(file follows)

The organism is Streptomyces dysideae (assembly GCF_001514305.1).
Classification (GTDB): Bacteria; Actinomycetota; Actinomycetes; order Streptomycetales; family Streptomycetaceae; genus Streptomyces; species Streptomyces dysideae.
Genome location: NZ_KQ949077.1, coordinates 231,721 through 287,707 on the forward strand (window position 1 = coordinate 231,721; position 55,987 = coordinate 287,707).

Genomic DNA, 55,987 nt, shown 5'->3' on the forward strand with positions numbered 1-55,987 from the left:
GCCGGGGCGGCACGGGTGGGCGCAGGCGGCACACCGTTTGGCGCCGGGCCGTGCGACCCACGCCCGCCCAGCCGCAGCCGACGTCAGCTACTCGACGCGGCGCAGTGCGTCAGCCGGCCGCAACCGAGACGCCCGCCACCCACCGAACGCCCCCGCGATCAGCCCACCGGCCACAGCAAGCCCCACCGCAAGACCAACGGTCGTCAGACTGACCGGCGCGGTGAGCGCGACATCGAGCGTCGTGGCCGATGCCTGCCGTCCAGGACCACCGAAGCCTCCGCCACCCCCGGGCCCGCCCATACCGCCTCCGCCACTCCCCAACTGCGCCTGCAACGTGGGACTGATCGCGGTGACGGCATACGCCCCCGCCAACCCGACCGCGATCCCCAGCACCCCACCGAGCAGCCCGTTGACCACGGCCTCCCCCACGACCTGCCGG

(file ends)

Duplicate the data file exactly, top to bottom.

The organism is Streptomyces dysideae (assembly GCF_001514305.1).
Classification (GTDB): Bacteria; Actinomycetota; Actinomycetes; order Streptomycetales; family Streptomycetaceae; genus Streptomyces; species Streptomyces dysideae.
Genome location: NZ_KQ949077.1, coordinates 231,721 through 287,707 on the forward strand (window position 1 = coordinate 231,721; position 55,987 = coordinate 287,707).

Genomic DNA, 55,987 nt, shown 5'->3' on the forward strand with positions numbered 1-55,987 from the left:
GCCGGGGCGGCACGGGTGGGCGCAGGCGGCACACCGTTTGGCGCCGGGCCGTGCGACCCACGCCCGCCCAGCCGCAGCCGACGTCAGCTACTCGACGCGGCGCAGTGCGTCAGCCGGCCGCAACCGAGACGCCCGCCACCCACCGAACGCCCCCGCGATCAGCCCACCGGCCACAGCAAGCCCCACCGCAAGACCAACGGTCGTCAGACTGACCGGCGCGGTGAGCGCGACATCGAGCGTCGTGGCCGATGCCTGCCGTCCAGGACCACCGAAGCCTCCGCCACCCCCGGGCCCGCCCATACCGCCTCCGCCACTCCCCAACTGCGCCTGCAACGTGGGACTGATCGCGGTGACGGCATACGCCCCCGCCAACCCGACCGCGATCCCCAGCACCCCACCGAGCAGCCCGTTGACCACGGCCTCCCCCACGACCTGCCGG